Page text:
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Satire That’s Not So Easy to Write


It’s starting to look an awful lot like journalism students on campuses in Colorado have been skipping some basic J-School 101. If you’ve been hiding under a large piece of sushi the last few weeks, you may have missed the latest example of poor judgment to reach the pages of a student newspaper.

Max Karson, an editor for the University of Colorado’s Campus Press, posted an online opinion piece titled “If it’s war the Asians want…It’s war they’ll get.” In it, he calls for other students to meet at a central location on campus, and chase after Asian students (checking under sushi, of course) using stereotypical descriptions to ensure they are identified correctly. He even goes into a hog-tying segment.

It was intended to be satire.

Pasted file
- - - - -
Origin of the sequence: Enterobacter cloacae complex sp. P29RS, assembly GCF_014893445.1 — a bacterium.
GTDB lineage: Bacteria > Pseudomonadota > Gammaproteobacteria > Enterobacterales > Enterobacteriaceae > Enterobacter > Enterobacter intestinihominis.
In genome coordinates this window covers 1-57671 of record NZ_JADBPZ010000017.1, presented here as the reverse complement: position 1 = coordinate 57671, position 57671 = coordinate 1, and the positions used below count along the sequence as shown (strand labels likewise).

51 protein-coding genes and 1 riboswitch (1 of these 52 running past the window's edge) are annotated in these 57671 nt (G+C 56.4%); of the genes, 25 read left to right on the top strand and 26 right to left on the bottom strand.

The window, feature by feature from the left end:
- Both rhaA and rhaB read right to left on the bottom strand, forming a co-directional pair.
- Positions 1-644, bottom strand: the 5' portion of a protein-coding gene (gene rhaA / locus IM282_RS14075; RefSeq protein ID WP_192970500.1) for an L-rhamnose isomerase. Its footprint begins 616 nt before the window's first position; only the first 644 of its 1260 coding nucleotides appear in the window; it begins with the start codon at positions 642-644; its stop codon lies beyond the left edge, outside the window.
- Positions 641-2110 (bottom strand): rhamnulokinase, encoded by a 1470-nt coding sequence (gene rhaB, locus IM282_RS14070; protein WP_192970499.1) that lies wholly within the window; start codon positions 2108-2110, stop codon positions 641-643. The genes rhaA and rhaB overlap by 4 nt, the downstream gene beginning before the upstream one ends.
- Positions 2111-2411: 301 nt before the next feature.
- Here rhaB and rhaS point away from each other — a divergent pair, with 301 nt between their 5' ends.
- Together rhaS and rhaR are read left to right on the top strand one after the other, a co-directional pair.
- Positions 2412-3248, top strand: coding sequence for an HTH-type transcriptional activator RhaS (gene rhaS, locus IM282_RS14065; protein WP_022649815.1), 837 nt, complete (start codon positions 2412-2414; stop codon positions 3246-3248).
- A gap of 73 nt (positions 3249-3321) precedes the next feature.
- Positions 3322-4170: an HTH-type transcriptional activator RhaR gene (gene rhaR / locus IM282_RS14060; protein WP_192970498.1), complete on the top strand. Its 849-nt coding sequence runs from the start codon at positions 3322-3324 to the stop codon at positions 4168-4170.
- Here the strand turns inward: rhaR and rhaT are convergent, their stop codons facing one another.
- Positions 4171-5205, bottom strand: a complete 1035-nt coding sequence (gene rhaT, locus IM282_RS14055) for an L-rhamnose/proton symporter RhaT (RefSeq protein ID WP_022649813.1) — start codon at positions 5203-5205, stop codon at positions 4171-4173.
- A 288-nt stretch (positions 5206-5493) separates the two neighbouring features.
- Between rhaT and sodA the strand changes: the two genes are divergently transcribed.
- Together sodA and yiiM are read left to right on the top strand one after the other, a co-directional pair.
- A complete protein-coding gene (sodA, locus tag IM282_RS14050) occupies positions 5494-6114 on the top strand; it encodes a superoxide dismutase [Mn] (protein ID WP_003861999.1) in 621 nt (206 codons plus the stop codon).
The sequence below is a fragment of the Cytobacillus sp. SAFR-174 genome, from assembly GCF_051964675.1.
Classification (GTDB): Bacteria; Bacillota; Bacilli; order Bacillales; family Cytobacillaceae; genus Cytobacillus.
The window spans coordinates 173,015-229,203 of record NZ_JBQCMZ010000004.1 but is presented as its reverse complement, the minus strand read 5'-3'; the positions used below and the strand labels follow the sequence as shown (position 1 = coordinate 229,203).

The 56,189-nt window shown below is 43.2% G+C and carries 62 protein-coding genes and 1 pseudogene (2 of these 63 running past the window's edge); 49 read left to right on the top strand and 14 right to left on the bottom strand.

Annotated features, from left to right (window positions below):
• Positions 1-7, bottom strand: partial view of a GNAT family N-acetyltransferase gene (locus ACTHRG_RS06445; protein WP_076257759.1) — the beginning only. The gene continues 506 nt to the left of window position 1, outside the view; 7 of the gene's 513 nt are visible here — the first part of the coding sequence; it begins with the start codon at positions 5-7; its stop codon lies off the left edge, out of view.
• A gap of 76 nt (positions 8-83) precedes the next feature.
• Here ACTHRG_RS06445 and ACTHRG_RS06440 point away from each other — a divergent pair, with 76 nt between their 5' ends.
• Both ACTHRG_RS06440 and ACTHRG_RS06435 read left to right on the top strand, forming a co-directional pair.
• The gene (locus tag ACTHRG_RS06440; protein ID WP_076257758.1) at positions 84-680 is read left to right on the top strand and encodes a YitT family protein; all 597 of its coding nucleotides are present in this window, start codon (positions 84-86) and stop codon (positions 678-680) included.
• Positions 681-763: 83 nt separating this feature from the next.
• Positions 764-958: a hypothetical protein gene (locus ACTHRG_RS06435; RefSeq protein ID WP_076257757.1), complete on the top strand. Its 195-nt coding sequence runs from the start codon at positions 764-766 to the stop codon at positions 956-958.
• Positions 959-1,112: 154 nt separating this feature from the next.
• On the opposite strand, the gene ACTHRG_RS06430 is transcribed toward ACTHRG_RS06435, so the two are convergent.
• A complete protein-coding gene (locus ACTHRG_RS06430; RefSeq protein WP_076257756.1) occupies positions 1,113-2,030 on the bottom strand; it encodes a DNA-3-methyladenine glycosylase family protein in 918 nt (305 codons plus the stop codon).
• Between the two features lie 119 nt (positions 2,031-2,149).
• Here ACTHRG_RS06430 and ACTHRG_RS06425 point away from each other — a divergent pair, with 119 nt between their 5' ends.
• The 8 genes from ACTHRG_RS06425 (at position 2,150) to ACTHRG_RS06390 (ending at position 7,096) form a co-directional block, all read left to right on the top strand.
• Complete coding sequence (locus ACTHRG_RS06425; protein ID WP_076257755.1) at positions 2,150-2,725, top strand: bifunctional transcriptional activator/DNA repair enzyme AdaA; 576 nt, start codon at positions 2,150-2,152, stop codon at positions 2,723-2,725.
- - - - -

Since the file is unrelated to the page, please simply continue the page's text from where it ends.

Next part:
It looks like Karson forgot to read the chapter on how to write that genre effectively as his words came off as little more than hurtful, racist and just plain mean, thus washing away any positive intent his column merited. CU responded by forcing Campus Press staffers to attend diversity training. This is the second large gaffe recently—you may remember a Colorado State student editor penning a column “F**k Bush….” Student newspapers are one of the best ways for aspiring journalists to get their feet wet in the profession—but someone needs to remind these budding young writers, reporters and editors that although speech is free in this country, that doesn’t mean they have carte blanche to publish hurtful rubbish. They need to respect that freedom if they want readers to respect them.

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